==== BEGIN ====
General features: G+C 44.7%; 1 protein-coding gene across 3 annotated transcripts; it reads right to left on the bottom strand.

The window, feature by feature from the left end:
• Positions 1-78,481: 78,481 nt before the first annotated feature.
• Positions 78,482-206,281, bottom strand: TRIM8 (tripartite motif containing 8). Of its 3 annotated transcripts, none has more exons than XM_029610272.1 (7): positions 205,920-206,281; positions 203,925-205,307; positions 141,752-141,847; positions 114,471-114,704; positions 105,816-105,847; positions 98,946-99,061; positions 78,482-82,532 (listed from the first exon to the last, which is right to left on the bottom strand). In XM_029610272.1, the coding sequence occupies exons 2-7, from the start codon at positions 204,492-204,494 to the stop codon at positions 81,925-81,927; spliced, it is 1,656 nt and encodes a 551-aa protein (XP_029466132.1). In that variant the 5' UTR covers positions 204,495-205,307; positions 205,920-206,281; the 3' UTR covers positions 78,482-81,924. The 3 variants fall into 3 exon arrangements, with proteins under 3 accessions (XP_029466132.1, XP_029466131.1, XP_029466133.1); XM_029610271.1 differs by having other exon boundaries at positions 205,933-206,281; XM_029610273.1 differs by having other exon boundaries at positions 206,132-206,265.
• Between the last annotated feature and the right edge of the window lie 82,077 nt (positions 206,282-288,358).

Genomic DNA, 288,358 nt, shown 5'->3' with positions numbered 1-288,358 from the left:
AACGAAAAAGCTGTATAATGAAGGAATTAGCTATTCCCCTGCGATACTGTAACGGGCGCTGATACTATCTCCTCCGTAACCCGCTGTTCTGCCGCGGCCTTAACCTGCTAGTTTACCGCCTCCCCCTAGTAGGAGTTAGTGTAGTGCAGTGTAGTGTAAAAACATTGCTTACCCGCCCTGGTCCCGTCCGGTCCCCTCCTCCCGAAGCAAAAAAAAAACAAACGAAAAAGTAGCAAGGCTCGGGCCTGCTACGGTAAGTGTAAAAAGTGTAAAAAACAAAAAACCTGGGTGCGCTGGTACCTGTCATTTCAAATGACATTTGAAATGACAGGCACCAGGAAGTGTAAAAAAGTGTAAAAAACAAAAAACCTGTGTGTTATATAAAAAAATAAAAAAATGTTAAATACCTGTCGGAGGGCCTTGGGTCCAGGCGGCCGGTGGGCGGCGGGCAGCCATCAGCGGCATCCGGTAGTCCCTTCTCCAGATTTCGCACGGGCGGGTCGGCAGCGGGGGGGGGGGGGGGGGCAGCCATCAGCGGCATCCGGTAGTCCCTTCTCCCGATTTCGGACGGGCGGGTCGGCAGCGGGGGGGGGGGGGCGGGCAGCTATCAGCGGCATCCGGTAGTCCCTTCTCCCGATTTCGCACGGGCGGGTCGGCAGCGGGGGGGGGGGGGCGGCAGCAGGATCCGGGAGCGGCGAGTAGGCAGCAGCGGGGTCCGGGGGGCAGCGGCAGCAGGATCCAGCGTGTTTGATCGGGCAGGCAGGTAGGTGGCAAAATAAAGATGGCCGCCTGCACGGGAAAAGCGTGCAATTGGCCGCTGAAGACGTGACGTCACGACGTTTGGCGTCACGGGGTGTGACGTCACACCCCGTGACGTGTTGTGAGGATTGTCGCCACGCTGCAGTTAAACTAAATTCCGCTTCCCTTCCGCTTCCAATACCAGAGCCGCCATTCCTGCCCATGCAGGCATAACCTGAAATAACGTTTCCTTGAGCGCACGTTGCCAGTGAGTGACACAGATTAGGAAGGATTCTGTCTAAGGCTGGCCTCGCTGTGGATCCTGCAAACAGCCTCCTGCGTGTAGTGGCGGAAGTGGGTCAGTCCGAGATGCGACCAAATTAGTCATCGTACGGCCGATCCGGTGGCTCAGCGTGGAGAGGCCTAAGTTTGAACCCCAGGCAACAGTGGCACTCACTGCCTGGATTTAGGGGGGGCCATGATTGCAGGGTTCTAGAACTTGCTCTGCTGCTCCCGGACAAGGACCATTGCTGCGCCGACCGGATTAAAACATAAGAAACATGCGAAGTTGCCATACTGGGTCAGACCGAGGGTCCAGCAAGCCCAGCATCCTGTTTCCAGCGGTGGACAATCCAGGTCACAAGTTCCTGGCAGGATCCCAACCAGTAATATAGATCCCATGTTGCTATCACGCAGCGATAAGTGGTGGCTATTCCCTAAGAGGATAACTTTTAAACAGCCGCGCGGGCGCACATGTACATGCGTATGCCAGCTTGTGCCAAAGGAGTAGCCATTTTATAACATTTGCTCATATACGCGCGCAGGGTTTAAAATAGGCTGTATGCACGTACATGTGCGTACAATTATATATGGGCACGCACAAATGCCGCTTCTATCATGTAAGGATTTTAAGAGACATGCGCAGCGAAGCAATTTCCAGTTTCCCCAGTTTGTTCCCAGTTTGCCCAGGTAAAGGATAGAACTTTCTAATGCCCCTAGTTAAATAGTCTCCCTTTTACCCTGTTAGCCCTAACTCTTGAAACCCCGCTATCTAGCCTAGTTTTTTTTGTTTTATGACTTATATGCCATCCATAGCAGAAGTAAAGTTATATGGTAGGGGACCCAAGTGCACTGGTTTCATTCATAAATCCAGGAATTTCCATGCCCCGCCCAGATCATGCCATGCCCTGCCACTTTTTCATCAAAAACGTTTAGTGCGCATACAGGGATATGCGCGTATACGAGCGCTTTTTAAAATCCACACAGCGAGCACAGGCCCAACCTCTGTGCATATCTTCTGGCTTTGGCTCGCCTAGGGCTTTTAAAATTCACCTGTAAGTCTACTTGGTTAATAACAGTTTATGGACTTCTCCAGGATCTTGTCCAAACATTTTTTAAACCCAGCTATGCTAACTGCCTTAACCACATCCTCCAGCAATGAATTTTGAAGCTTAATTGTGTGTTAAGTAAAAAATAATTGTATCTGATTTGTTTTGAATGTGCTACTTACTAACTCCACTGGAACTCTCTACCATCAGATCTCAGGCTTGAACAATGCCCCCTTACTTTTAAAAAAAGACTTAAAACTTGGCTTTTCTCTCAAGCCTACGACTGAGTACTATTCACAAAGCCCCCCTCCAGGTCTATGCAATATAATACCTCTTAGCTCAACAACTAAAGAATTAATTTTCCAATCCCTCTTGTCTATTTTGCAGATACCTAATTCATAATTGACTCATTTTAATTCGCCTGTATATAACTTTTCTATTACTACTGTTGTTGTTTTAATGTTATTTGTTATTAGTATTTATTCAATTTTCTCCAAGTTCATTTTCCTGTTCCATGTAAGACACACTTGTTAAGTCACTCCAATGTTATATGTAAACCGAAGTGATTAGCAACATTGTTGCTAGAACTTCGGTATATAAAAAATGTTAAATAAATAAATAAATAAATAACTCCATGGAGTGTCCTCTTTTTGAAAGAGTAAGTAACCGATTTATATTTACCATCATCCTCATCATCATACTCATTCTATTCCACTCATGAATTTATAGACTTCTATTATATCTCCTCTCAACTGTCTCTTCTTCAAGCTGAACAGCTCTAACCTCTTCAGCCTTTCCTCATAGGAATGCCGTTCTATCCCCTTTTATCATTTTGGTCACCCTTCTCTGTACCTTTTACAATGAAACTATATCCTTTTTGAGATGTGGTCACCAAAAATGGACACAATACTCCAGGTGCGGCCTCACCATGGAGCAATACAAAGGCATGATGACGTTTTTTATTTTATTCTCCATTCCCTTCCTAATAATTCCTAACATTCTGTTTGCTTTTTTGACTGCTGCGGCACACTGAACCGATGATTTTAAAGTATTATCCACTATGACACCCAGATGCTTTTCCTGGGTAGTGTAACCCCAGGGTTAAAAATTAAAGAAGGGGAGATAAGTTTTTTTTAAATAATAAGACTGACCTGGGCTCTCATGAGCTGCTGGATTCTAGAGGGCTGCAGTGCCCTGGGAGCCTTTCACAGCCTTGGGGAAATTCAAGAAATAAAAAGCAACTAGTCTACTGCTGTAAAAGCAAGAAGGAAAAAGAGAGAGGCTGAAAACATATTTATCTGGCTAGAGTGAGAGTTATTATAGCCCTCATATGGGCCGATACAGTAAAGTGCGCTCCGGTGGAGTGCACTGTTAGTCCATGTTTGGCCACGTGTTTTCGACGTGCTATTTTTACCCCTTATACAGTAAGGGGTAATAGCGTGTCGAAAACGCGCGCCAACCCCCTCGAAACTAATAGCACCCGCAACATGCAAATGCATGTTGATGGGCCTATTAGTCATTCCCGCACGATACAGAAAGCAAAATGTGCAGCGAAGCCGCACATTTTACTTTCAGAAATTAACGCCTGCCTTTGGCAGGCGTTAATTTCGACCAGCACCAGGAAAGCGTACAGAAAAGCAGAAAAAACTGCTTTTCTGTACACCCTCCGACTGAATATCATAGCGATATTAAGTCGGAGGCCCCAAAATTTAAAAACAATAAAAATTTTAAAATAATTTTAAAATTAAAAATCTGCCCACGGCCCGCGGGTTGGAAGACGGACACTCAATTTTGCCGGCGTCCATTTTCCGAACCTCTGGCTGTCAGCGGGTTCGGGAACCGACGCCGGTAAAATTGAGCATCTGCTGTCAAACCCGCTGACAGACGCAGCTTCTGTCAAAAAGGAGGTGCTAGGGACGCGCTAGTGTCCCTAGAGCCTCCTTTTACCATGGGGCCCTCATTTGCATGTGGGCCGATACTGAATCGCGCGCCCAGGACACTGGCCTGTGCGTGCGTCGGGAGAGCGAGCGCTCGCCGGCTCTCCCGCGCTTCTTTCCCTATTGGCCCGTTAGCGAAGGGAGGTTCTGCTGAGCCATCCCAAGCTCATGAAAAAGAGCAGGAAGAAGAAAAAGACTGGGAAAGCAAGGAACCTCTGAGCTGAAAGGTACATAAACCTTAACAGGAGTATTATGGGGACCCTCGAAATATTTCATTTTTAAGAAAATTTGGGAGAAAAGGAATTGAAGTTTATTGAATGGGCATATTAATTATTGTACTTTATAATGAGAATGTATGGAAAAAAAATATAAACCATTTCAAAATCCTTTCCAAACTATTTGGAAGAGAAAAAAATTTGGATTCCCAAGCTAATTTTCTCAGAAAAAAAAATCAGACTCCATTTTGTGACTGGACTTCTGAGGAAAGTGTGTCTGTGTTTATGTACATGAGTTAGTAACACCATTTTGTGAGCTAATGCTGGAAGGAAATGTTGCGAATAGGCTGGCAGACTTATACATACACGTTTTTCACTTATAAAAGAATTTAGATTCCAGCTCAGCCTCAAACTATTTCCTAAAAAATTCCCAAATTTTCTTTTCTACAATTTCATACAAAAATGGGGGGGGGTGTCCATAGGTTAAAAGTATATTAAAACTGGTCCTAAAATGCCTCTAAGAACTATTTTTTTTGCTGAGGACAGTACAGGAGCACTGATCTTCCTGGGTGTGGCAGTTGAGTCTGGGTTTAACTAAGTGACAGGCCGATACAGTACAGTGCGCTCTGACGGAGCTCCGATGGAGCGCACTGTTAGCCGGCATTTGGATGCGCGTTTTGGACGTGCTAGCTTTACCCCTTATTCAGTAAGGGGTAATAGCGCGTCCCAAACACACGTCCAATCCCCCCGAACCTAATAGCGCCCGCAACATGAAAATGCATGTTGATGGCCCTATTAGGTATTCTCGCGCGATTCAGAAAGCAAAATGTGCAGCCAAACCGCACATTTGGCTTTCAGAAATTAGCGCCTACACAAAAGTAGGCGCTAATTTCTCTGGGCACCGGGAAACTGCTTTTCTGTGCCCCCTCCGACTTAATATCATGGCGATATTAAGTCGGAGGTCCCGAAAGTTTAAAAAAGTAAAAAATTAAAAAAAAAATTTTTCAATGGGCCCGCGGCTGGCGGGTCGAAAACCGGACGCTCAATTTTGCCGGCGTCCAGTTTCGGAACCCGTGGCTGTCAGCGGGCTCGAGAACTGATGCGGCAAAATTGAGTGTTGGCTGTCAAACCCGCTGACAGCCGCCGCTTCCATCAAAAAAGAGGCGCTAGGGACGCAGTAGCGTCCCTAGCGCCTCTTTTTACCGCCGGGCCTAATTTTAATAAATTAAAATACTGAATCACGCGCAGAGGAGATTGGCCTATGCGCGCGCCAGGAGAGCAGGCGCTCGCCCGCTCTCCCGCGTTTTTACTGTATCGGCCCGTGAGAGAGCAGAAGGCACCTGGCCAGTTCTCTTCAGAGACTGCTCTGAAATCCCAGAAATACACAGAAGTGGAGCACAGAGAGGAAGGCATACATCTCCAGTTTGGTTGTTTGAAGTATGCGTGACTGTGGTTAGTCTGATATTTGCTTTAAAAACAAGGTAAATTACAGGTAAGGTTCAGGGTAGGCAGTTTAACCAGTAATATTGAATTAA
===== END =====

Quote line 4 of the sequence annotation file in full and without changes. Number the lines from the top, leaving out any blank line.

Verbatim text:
• Positions 78,482-206,281, bottom strand: TRIM8 (tripartite motif containing 8). Of its 3 annotated transcripts, none has more exons than XM_029610272.1 (7): positions 205,920-206,281; positions 203,925-205,307; positions 141,752-141,847; positions 114,471-114,704; positions 105,816-105,847; positions 98,946-99,061; positions 78,482-82,532 (listed from the first exon to the last, which is right to left on the bottom strand). In XM_029610272.1, the coding sequence occupies exons 2-7, from the start codon at positions 204,492-204,494 to the stop codon at positions 81,925-81,927; spliced, it is 1,656 nt and encodes a 551-aa protein (XP_029466132.1). In that variant the 5' UTR covers positions 204,495-205,307; positions 205,920-206,281; the 3' UTR covers positions 78,482-81,924. The 3 variants fall into 3 exon arrangements, with proteins under 3 accessions (XP_029466132.1, XP_029466131.1, XP_029466133.1); XM_029610271.1 differs by having other exon boundaries at positions 205,933-206,281; XM_029610273.1 differs by having other exon boundaries at positions 206,132-206,265.